PAMBU:Pacific Manuscripts Bureau Newsletter. Series 5, no. 27, Feb. 2010

Having recently read the sad history of Nameplaces Australia, it’s nice to see that this University placed initiative has managed to survive a recent University restructure.  Ewan Maidment details what changes have occurred, and then follows with the usual exhausting and exhaustive list of activities undertaken by the Bureau.  In addtion to site visits and the impressive microfilming work undertaken by the Bureau, they have recently taken in a topical collection of material relating to disaster risk management in the Pacific, and are working with the extremely controversial Ok Tedi – Fly River Land owners case files.  Ewan also provides a brief summary of staff, including the news that Ewan himself is in “transition to retirement”, due in November this year.  (Shauna Hicks and I spoke about this sometime ago, and we are expecting the world to end around then.)

PAMBU includes reprints of articles on a wide range of subjects from Mangaian performance masks, to a summary of the PARBICA workshop in September 2009, and a devastating review of the PNG National Archives.  ” Our National Archives”, writes Sam Kaima,” which used to be one of the best in the Pacific Islands region, is slowly dying due to lack of support and funds.” Sam’s litany of disaster will be sadly familiar to many – failure to transfer archives, downsizing and deskilling of staff, lack of space and no plans for more…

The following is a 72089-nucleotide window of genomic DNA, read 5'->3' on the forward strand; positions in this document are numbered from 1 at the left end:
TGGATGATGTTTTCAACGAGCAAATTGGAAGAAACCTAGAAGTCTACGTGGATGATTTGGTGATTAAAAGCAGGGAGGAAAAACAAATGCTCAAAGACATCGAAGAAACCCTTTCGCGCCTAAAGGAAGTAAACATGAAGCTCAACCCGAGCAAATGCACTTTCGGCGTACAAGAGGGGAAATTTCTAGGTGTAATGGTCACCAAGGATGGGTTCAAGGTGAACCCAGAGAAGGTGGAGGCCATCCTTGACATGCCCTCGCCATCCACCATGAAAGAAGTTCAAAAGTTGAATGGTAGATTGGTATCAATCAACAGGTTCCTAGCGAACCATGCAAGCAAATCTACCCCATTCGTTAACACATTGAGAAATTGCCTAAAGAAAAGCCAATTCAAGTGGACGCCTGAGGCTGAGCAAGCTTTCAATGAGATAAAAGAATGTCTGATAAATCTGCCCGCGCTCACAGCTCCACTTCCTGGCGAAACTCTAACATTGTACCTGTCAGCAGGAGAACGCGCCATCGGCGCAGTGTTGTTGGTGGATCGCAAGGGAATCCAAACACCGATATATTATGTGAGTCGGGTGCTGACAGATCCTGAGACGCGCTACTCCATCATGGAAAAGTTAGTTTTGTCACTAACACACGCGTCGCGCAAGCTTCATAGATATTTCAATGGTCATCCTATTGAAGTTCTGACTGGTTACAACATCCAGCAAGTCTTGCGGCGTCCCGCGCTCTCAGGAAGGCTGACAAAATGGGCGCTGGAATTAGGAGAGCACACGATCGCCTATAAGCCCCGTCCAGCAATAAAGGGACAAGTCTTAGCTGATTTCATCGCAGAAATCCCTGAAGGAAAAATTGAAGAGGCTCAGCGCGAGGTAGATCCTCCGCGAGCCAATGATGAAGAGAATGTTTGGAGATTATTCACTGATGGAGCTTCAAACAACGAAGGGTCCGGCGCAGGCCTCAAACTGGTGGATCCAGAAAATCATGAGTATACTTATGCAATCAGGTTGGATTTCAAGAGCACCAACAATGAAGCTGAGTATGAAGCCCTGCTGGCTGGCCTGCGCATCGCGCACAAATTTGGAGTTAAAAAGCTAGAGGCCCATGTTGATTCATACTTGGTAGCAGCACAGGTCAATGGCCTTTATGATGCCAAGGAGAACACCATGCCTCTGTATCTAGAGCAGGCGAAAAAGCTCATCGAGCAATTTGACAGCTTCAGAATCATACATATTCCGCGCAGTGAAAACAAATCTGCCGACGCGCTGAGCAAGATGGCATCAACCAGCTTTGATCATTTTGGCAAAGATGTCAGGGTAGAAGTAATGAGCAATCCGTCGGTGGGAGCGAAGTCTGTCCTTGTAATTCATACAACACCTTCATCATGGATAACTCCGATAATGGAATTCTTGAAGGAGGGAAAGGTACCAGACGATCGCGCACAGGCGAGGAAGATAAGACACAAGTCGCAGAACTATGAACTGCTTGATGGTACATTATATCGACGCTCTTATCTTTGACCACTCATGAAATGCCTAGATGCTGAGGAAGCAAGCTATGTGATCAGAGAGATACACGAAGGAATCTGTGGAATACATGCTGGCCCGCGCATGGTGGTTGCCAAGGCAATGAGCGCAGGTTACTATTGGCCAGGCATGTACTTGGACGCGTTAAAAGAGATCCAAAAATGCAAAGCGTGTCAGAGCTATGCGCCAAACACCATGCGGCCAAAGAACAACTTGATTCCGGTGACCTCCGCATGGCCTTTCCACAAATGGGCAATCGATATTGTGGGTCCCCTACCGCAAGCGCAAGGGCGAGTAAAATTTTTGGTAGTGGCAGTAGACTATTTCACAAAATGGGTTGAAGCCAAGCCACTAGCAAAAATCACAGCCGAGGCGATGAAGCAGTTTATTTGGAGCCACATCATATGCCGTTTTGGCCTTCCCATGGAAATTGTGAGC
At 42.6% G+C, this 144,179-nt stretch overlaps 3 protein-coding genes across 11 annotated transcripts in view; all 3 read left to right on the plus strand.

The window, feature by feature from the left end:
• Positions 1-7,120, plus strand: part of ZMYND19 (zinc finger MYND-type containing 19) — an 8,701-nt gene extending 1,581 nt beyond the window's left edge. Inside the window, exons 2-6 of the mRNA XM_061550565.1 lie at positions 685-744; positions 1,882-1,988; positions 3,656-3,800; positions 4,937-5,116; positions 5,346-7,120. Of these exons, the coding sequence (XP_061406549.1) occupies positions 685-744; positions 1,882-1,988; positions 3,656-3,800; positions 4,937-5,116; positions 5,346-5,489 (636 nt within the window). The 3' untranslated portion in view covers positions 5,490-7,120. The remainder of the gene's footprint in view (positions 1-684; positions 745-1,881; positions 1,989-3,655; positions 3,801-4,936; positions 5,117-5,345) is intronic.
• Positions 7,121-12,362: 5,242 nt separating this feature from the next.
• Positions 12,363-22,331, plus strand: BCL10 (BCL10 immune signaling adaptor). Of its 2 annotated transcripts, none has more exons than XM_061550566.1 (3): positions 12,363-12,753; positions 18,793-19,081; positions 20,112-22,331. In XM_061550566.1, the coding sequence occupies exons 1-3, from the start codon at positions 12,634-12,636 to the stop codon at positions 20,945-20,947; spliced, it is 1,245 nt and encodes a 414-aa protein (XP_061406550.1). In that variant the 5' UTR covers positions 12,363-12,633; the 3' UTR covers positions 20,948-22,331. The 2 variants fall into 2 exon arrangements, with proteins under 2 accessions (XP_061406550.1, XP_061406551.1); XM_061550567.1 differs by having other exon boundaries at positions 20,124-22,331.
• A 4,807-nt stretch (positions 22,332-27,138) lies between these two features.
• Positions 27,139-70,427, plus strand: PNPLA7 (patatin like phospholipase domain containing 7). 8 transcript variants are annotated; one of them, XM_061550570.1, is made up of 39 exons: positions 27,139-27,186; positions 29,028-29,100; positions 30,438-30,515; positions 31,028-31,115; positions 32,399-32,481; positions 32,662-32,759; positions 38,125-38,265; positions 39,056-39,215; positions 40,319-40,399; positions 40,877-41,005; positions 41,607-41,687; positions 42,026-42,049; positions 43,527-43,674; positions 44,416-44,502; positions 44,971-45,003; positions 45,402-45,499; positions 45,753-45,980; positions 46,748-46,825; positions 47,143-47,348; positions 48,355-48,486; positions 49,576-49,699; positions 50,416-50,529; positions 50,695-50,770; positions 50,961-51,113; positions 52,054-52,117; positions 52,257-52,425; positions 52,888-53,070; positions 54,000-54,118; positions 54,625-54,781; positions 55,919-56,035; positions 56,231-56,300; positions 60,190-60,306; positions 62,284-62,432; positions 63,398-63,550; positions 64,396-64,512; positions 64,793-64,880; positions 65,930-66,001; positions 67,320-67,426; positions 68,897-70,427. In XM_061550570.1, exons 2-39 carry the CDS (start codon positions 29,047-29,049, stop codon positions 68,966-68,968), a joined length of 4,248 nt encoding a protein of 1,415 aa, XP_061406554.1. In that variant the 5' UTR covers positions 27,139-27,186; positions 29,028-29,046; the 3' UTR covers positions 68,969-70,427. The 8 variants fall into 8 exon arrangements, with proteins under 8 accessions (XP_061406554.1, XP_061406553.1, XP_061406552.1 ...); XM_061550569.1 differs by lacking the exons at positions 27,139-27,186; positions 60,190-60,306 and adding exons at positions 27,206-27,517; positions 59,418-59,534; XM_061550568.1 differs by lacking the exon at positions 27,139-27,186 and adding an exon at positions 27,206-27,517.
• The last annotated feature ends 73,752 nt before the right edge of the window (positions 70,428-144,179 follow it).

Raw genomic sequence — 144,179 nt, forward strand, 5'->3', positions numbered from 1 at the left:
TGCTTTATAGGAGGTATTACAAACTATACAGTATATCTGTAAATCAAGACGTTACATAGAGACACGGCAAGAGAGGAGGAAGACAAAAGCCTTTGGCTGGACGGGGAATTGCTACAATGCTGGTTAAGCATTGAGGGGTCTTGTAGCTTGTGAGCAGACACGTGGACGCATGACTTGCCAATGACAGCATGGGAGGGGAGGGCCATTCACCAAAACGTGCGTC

It is good then to turn to the report on the National Archives of Solomon Island by Brandon Oswald of Island Culture Archival Support, detailed at  Plagued by power outages and with limited supplies, the project assisted with training and support for the ongoing preservation of the British Solomon Islands Protectorate records.  Ewan’s detailed reports of his trips to Vanuatu and Rarotonga played to a similar theme, emphasising both the extraordinary depth of the collections and the risks which they face, as well as his own awareness and appreciation of the cultures and people with whom he works.

‘Staying at the Aututaki Hostel… was not only convenient but provided the best entertainment. About 100 Aitutakians arrived to prepare for Te Maeva Nui annual inter-island dance competition. The Hostel woke at 6:30 am to the most beautiful custom hymn, sung in parts, prayers, a sermon and speeches, then leapt up to exercises, cooking, eating, washing, cleaning, making costumes and rehearsing the songs and dances accompanied by slit drums, base drum, conch shells and yells, like Tarvurvur in full eruption, and continuing off and on unitl more speeches and evening prayer at about midnight.” (p. 10)


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Archivist, historian, avid reader

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